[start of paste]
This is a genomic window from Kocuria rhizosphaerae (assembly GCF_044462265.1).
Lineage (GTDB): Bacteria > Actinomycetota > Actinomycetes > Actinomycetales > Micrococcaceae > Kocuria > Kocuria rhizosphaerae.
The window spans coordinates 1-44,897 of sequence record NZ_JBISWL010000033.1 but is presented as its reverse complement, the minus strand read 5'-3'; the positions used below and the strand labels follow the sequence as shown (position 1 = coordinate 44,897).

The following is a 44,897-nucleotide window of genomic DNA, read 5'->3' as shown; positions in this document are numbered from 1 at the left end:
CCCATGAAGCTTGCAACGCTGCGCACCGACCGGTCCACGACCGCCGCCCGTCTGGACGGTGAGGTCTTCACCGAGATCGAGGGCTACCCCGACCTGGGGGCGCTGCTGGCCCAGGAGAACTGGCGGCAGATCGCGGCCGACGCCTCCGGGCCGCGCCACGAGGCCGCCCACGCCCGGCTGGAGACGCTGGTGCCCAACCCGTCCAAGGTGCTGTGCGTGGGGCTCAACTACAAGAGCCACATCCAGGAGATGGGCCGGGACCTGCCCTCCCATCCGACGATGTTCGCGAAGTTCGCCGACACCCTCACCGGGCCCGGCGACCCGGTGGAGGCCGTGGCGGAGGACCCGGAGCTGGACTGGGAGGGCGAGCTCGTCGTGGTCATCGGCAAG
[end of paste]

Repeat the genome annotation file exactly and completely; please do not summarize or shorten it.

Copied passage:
This is a genomic window from Kocuria rhizosphaerae (assembly GCF_044462265.1).
Lineage (GTDB): Bacteria > Actinomycetota > Actinomycetes > Actinomycetales > Micrococcaceae > Kocuria > Kocuria rhizosphaerae.
The window spans coordinates 1-44,897 of sequence record NZ_JBISWL010000033.1 but is presented as its reverse complement, the minus strand read 5'-3'; the positions used below and the strand labels follow the sequence as shown (position 1 = coordinate 44,897).

The following is a 44,897-nucleotide window of genomic DNA, read 5'->3' as shown; positions in this document are numbered from 1 at the left end:
CCCATGAAGCTTGCAACGCTGCGCACCGACCGGTCCACGACCGCCGCCCGTCTGGACGGTGAGGTCTTCACCGAGATCGAGGGCTACCCCGACCTGGGGGCGCTGCTGGCCCAGGAGAACTGGCGGCAGATCGCGGCCGACGCCTCCGGGCCGCGCCACGAGGCCGCCCACGCCCGGCTGGAGACGCTGGTGCCCAACCCGTCCAAGGTGCTGTGCGTGGGGCTCAACTACAAGAGCCACATCCAGGAGATGGGCCGGGACCTGCCCTCCCATCCGACGATGTTCGCGAAGTTCGCCGACACCCTCACCGGGCCCGGCGACCCGGTGGAGGCCGTGGCGGAGGACCCGGAGCTGGACTGGGAGGGCGAGCTCGTCGTGGTCATCGGCAAG